It's really quite simple. We believe in developing partnerships with our clients so that we can understand what is most important to them and be trusted to take care of their best interests. We are committed to plain talking, taking a pragmatic, commercial approach to the work that we do and acting with integrity and honesty.
We are not your typical law firm. We follow no preset notion of what a law firm should look like, operate like or act like. We put a lot of effort into ensuring that we provide the highest quality service to our clients in an environment that is professionally and personally rewarding.
We provide specialist legal advice to a wide range of businesses and business people primarily involved in the shipping, logistics and international trade sectors.
Critical to our ethos and approach is working in partnership with our clients to truly understand what is most important to them, enabling us to deliver outstanding value when we take care of their best interests.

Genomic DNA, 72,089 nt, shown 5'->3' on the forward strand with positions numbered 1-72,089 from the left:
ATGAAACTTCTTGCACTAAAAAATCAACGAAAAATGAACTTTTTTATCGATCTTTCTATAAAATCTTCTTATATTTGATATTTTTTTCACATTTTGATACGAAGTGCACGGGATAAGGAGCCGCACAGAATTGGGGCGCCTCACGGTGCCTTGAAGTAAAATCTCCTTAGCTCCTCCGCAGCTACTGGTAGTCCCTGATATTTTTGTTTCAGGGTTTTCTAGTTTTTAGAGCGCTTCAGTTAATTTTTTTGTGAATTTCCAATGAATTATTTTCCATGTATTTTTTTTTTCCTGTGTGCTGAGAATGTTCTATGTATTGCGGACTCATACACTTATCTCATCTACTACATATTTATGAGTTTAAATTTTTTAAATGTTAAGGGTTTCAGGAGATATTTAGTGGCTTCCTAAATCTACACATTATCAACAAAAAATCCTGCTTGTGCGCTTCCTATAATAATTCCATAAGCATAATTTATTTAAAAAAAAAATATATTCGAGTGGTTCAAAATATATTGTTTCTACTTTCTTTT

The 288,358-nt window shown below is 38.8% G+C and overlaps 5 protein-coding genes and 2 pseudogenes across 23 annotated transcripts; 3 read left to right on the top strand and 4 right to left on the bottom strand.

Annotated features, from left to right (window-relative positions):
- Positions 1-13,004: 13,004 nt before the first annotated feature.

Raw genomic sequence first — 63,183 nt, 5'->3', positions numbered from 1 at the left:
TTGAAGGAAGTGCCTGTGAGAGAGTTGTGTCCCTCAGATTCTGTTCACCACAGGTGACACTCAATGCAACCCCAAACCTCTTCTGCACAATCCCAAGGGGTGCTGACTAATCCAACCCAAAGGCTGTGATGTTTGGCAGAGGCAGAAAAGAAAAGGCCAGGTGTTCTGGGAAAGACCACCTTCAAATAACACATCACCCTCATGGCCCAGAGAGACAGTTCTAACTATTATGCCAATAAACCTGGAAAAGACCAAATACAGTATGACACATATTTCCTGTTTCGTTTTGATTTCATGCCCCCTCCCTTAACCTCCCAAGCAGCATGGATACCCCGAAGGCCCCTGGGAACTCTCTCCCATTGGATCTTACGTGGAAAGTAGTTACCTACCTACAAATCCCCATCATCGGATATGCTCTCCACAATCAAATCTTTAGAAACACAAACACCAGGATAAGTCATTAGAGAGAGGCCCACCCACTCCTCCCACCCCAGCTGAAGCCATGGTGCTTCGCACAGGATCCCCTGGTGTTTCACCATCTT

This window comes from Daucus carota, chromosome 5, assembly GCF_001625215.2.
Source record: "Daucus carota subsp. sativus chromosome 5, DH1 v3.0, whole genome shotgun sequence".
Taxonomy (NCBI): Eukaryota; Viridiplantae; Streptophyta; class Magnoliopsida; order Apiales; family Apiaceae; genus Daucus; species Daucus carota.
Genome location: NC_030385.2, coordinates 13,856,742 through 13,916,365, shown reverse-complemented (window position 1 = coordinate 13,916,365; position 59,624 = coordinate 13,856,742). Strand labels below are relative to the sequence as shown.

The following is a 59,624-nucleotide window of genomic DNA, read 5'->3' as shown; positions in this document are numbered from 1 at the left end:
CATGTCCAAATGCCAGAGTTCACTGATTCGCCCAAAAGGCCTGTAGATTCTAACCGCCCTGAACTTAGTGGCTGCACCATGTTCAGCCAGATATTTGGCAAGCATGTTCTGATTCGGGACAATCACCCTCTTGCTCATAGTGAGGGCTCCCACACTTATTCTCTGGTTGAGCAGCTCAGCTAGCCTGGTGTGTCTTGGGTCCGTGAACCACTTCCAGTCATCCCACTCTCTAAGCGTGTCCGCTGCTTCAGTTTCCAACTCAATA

As specialist commercial lawyers we are able to assist on the full range of corporate and commercial matters and offer comprehensive support for businesses.
Working closely with the marine and non-marine insurance markets we advise and assist on a wide range of issues.
From compliance to investigation and prosecution, we advise and represent clients in a variety of regulated areas.
We provide a specialist and integrated legal service to the renewables sector on a wide range of issues.
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BIFA have intimated a new set of trading conditions which are going to come into force later this year on 1 October 2017.
Interesting salvage law issues arose in the above judgement from the Administrative Court of the Queen’s Bench Division (yes Administrative – not Admiralty!).
The Supreme Court recently handed down its judgement in Globalia Business Travel S.A.U. of Spain v Fulton Shipping Line of Panama (the New Flamenco)  UKSC 43. The judgement, which can be lauded for its brevity, helpfully sets out some principles to be applied to determine whether a windfall for a claimant seemingly connected to a defendant’s breach of contract should benefit a defendant by reducing the damages they have to pay.